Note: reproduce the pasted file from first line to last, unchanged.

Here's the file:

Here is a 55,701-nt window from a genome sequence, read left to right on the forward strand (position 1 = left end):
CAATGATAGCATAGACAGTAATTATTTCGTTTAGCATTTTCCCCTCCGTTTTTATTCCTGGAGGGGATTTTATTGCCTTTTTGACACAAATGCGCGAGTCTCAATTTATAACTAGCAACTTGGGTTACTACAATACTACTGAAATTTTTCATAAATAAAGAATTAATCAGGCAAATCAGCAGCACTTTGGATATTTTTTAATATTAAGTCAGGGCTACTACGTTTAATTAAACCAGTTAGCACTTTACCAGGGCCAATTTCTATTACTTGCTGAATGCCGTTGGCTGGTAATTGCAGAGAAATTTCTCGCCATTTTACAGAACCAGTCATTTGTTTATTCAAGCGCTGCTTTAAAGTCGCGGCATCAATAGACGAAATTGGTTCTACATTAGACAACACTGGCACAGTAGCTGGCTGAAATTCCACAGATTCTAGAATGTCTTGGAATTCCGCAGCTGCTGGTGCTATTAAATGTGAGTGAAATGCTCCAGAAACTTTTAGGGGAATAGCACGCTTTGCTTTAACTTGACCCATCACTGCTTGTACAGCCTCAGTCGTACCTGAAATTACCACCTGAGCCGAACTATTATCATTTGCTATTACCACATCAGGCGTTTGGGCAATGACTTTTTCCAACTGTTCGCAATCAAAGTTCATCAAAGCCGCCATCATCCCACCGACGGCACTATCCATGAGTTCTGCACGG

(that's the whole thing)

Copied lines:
Here is a 55,701-nt window from a genome sequence, read left to right on the forward strand (position 1 = left end):
CAATGATAGCATAGACAGTAATTATTTCGTTTAGCATTTTCCCCTCCGTTTTTATTCCTGGAGGGGATTTTATTGCCTTTTTGACACAAATGCGCGAGTCTCAATTTATAACTAGCAACTTGGGTTACTACAATACTACTGAAATTTTTCATAAATAAAGAATTAATCAGGCAAATCAGCAGCACTTTGGATATTTTTTAATATTAAGTCAGGGCTACTACGTTTAATTAAACCAGTTAGCACTTTACCAGGGCCAATTTCTATTACTTGCTGAATGCCGTTGGCTGGTAATTGCAGAGAAATTTCTCGCCATTTTACAGAACCAGTCATTTGTTTATTCAAGCGCTGCTTTAAAGTCGCGGCATCAATAGACGAAATTGGTTCTACATTAGACAACACTGGCACAGTAGCTGGCTGAAATTCCACAGATTCTAGAATGTCTTGGAATTCCGCAGCTGCTGGTGCTATTAAATGTGAGTGAAATGCTCCAGAAACTTTTAGGGGAATAGCACGCTTTGCTTTAACTTGACCCATCACTGCTTGTACAGCCTCAGTCGTACCTGAAATTACCACCTGAGCCGAACTATTATCATTTGCTATTACCACATCAGGCGTTTGGGCAATGACTTTTTCCAACTGTTCGCAATCAAAGTTCATCAAAGCCGCCATCATCCCACCGACGGCACTATCCATGAGTTCTGCACGG